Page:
The Well-Tempered Ear

Classical music review: Pianist Shai Wosner helps the Wisconsin Chamber Orchestra close its winter season with triumphant Beethoven that is both elegant and aggressive

April 14, 2011
1 Comment

By Jacob Stockinger

Perhaps you prefer your Beethoven edgy. muscular and aggressive, spiky and in your face.

Or perhaps you prefer your Beethoven more poetic and elegant.

Both approaches can be justified and both are done.

Luckily, you could have had it both ways if you went to the closing concert of Wisconsin Chamber Orchestra’s winter Masterworks concerts last Friday night in Overture Center’s Capitol Theater (below). It was an astonishing and impressive event for both its beauty and its drama.

The guest pianist was the up-and-coming Israeli-born Shai Wosner, who soloed in the Beethoven Piano Concerto No. 4 – perhaps Beethoven’s most lyrical piano concerto.

Wosner (below, in a photo by Marco Borggreve) proved a master at shading his performance and making it his own through his interpretation. Almost two centuries after the concerto was premiered, Wosner found new things to say about it, often through restraint.

His articulation in the concerto’s extended passagework was nothing short of amazing for its evenness and glowing tone as well as its improvisatory feeling. Wosner’s virtuosic technique was always put at the service of the music. I was also quite impressed by Wosner’s left hand and his ability to bring out bass themes and harmonic patterns that often go overlooked.

So it should have been no surprise, then, that when the audience demanded an encore, Wosner turned into a jazzer – though in Beethoven’s day, “classical” performers usually improved their own cadenzas — and offered a fetching, on-the-spot, ballad-type improvisation on themes from the concerto he had just performed.

The only qualm I had concerned the piano, which at times seems tinny and harsh in the treble range, almost fighting Wosner’s fluid playing.

But enough got through to tell you that Wosner is a young pianist to keep your eye on. His debut CD (below, on the Onyx label) of Brahms and Schoenberg is first-rate; and his all-Schubert follow-up CD, to be released this fall, should also be a stunner. And he mentioned, at a post-concert reception that a Schumann-Bach program might be in the works – which would be a great testament to this thoughtful pianist’s original approach to programming.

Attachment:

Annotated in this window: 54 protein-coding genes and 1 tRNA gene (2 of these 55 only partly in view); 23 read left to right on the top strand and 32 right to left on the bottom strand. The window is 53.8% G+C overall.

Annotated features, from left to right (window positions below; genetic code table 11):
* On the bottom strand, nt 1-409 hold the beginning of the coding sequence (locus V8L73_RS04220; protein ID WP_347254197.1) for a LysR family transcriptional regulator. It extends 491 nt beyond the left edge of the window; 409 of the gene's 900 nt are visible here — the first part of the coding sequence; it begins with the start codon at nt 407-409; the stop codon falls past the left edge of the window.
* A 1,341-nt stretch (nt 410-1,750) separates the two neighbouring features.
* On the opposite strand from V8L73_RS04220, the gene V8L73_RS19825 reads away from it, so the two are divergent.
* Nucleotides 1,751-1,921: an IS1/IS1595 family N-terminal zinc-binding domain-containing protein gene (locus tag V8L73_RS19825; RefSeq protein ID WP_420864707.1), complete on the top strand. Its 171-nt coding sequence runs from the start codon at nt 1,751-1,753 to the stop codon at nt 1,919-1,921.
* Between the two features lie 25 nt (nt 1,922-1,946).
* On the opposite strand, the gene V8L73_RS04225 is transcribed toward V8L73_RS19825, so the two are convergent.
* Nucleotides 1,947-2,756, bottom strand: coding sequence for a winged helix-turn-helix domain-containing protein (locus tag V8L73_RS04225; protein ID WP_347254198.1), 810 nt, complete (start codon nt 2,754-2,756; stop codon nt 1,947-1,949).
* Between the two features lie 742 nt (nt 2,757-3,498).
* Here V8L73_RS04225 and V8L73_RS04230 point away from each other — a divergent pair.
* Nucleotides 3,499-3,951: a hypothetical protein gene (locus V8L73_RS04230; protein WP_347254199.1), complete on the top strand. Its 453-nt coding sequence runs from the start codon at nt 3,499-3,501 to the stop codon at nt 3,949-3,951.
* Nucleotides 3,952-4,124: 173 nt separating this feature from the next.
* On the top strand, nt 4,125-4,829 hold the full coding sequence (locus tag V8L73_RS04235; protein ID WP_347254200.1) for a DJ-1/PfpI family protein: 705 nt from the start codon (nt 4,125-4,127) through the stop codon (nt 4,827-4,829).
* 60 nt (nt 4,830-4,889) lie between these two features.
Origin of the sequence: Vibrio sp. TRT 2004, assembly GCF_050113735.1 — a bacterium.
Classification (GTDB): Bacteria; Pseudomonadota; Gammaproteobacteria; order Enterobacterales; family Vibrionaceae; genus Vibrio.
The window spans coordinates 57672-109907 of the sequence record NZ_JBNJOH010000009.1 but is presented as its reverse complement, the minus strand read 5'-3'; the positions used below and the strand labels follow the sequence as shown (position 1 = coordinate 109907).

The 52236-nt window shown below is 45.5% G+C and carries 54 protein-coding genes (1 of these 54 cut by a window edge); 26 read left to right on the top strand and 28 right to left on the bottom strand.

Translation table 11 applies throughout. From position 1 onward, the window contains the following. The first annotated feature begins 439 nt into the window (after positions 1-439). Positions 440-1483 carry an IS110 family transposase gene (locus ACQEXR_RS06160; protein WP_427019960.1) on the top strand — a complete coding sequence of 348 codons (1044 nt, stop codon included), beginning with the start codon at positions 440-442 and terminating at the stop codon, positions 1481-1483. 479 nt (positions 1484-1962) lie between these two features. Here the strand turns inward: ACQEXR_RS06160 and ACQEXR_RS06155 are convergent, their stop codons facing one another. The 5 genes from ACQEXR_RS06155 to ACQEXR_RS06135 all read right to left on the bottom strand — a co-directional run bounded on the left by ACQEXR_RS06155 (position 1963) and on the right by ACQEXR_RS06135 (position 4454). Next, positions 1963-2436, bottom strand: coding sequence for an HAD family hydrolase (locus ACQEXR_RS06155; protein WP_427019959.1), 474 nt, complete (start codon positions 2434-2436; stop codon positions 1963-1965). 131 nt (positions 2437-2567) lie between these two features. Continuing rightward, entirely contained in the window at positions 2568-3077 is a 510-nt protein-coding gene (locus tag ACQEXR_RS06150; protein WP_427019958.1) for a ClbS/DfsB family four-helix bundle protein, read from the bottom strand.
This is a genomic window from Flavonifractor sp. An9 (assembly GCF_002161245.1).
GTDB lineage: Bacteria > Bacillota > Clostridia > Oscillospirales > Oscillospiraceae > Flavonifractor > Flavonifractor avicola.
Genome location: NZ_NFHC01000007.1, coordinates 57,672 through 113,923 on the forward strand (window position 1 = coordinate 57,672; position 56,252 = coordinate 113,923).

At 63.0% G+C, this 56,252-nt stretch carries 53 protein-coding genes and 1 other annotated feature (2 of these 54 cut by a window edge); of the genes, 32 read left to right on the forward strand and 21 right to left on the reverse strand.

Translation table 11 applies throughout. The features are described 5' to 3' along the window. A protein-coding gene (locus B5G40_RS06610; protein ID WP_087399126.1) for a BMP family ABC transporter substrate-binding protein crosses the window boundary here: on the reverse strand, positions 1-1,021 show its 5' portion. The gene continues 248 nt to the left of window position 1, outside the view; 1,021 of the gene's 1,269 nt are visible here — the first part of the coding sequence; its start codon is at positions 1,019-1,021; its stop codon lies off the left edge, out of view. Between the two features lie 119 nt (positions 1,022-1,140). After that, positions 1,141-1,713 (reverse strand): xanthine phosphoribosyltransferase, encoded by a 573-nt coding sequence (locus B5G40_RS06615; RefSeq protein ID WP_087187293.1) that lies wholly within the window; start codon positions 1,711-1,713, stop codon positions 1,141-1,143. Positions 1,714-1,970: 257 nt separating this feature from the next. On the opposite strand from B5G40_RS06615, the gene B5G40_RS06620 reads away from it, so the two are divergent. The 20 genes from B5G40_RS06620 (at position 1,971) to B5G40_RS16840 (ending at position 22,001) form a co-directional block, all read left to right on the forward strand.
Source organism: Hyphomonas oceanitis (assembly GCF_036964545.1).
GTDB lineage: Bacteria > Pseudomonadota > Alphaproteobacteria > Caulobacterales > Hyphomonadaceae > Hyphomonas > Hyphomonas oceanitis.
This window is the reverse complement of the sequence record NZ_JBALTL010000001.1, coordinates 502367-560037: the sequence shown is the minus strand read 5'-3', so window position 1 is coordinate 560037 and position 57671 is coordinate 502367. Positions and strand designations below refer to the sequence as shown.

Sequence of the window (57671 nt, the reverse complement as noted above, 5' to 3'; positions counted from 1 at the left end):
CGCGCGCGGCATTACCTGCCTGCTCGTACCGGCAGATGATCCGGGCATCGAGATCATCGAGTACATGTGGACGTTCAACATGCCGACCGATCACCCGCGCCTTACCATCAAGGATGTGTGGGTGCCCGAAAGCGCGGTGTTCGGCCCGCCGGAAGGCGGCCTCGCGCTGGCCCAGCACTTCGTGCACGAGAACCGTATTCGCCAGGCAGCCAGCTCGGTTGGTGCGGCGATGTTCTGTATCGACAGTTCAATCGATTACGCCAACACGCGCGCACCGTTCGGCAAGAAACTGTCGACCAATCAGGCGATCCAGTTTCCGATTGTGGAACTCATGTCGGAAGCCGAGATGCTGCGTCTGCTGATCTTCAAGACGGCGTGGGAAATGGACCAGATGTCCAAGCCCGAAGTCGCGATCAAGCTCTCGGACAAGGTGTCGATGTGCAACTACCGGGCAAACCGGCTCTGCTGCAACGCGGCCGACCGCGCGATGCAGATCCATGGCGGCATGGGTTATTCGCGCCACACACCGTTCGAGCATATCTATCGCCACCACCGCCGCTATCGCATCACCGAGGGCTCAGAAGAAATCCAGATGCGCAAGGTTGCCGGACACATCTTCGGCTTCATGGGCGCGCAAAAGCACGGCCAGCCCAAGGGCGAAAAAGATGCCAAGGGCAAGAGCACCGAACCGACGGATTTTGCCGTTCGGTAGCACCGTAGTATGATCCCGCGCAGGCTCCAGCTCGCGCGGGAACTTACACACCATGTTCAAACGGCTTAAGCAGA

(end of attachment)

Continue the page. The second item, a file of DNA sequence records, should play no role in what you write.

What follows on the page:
For his part, WCO music director and conductor Andrew Sewell (below) brought the concert to a propulsive conclusion. He delivered a sharply etched, powerfully performed Symphony No. 7, which is Beethoven’s most consistently dynamic symphony and was the one that first established him as the most important living composer of his day.

It was hard to find a weak section of the chamber orchestra, which has never sounded better to The Ear. The winds and especially brass shined brightly, and the strings played tightly and crisply, with great gradations, subtle dynamics and outstanding tone and pitch.

The familiar second movement was taken at the faster pace it should be – not at the slower, more funereal tempo some maestros prefer. (At his last concert, for example, Leonard Bernstein turned it into a heavy funeral march for himself.)

Most of all, there was great transparency – in part a function of a chamber orchestra (below) rather than a full symphony, in part of function of Sewell’s absolute mastery of the score and control of the players. You could hear Beethoven bouncing various motifs and parts around among the various sections. It is an intricate work, but one that Sewell conducted impressively from memory, without a score.

One other thing should not be lost in so much Beethoven: The importance of the concert’s first piece, “Orawa” by the Polish composer by the contemporary Polish composer Wojciech Kilar (below).

Sewell is well known for his penchant to find little known works, old and new, and champion them.

And this work was a perfect choice as a set up or curtain-raiser. It possessed folk elements, harmonies and rhythmic drones, strongly enough to suggest the Romanian or Hungarian folk songs and dances of Bela Bartok, or even an orchestrated version of some of Chopin’s more exotic and forward-looking mazurkas.

But it was treated in a kind of hypnotic Minimalist style that reminded one of Philip Glass, John Adams or Steve Reich.

The Ear found it a perfect set up for the Beethoven piano concerto. The Kilar repeated the same chords in an abrupt, almost most monotone manner; on the other hand, the opening of the Beethoven, done unusually with a solo piano passage, showed what shading can do to repeated chords.

In any case, the forceful Kilar piece is something that one of these summers should be played at Concerts on the Square. As contemporary music, the short and dramatic work has just that kind of crossover appeal.

And these days classical music can use all the appeal it can muster.

In fact, the WCO should be playing to full houses and should be performing programs twice. The economy may not be ready for that, but the WCO clearly is.

Bravos go to all who got it there.

Don’t trust me. Compare this review with one by John W. Barker of Isthmus:

What did you think of pianist Shai Wosner?

Of the Wisconsin Chamber Orchestra’s Beethoven at its last concert?

The Ear wants to hear.

Posted in Classical music

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